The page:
Let me tell you my friends, there is still a lot of leg yielding, halting, backing, transitions, stretching, balance, rhythm etc. that can be worked on while riding on gravel roads. For this reason, I have developed a great fondness for riding on the roads. Never in my wildest imagination would have ever thought that would have become the case. But it has, so there you go. I still prefer working on these things in the arena, but it is nice to know that I still have good footing on the roads in wet weather, and therefore can still ride and work on training exercises.

I am however looking forward to the sunny and warm (70ºF) extended forecast that should arrive starting today!


April 20, 2015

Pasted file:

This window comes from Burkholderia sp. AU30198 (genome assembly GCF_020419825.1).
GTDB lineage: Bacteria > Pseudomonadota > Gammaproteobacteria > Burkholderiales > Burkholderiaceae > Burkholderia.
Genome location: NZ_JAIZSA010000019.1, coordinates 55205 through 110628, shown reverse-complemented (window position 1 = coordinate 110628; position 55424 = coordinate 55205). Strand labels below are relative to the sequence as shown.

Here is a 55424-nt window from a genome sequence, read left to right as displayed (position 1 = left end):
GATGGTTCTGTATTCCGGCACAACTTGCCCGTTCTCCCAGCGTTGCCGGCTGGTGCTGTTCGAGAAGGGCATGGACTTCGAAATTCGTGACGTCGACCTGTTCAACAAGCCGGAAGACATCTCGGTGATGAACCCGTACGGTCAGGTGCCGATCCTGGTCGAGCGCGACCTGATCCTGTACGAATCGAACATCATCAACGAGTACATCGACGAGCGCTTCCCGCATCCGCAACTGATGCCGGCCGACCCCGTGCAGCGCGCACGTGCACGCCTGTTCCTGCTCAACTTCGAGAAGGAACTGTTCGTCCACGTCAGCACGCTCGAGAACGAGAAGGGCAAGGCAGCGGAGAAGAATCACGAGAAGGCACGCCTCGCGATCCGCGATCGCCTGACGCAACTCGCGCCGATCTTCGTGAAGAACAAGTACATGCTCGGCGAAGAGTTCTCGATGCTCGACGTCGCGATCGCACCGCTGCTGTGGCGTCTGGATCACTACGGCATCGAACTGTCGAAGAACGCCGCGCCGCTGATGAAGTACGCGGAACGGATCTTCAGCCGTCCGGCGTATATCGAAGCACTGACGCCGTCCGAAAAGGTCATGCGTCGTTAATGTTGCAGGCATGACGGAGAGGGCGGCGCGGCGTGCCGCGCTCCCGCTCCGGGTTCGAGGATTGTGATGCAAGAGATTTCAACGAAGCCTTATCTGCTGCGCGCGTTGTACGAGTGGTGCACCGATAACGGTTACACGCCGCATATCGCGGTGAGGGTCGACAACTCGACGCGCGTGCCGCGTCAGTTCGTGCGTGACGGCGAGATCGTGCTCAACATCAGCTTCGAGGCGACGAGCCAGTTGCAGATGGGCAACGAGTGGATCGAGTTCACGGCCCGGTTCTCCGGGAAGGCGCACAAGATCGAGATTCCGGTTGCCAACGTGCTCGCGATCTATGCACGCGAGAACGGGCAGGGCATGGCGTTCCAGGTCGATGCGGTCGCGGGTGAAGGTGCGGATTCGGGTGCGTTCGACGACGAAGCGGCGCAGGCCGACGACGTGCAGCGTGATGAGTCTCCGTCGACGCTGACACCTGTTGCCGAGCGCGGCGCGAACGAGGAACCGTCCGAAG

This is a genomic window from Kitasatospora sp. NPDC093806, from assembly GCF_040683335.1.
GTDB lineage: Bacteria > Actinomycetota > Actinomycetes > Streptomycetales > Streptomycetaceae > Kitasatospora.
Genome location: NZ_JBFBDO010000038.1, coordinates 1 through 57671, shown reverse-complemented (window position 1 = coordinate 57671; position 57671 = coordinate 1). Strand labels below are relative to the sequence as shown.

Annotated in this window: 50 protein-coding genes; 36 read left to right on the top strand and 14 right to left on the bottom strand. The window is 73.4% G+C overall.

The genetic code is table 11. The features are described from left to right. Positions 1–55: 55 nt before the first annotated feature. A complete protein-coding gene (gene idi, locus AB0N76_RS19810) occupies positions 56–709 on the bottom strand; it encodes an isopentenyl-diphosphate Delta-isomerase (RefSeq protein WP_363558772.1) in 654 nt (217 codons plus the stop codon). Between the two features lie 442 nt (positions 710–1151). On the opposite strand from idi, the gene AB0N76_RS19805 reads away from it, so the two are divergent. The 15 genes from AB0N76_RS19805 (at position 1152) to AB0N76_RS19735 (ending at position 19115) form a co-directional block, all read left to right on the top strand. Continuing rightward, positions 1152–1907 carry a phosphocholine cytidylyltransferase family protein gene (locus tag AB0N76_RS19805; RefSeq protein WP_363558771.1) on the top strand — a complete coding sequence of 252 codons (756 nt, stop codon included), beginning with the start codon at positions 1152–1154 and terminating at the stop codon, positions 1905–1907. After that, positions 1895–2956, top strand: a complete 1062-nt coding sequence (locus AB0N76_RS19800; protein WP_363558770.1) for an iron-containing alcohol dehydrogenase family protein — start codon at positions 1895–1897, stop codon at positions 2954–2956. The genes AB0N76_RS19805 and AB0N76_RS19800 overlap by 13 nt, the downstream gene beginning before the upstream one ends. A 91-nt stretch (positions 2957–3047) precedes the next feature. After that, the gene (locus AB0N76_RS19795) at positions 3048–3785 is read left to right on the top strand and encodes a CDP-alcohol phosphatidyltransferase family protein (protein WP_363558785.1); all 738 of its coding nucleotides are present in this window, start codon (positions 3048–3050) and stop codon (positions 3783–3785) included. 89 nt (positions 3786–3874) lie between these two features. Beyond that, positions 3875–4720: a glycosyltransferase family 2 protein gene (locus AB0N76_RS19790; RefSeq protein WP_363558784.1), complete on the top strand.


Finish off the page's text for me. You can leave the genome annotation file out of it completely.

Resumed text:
Creek Crossing

That's right my friends, I rode Gentry through our creek for the first time yesterday. It was clearly his first time walking through a creek. There was lots of snorting and questioning of the water, but after EB rode Hugo through it Gentry marched right on through and up the creek bank. I think my blood pressure went through the roof, as it was definitely the first time I've ridden through a creek in years. Probably about 15 years. Wow...I am getting old. We did it twice in total, once again on the way home and that time he continued his position as lead horse.

In other news, I am really sore today. I have actually ridden Gentry three times this week and longed him once. That is four days in a row of work for the little man...and me. His tendon appears to be holding up just fine with the walk/trot work we've been doing under saddle. In fact, the "lump" of scar tissue seems to be breaking down and smoothing out. Woo-hoo! All good stuff.


April 8, 2015

Just a Little Vacation

Vacation Time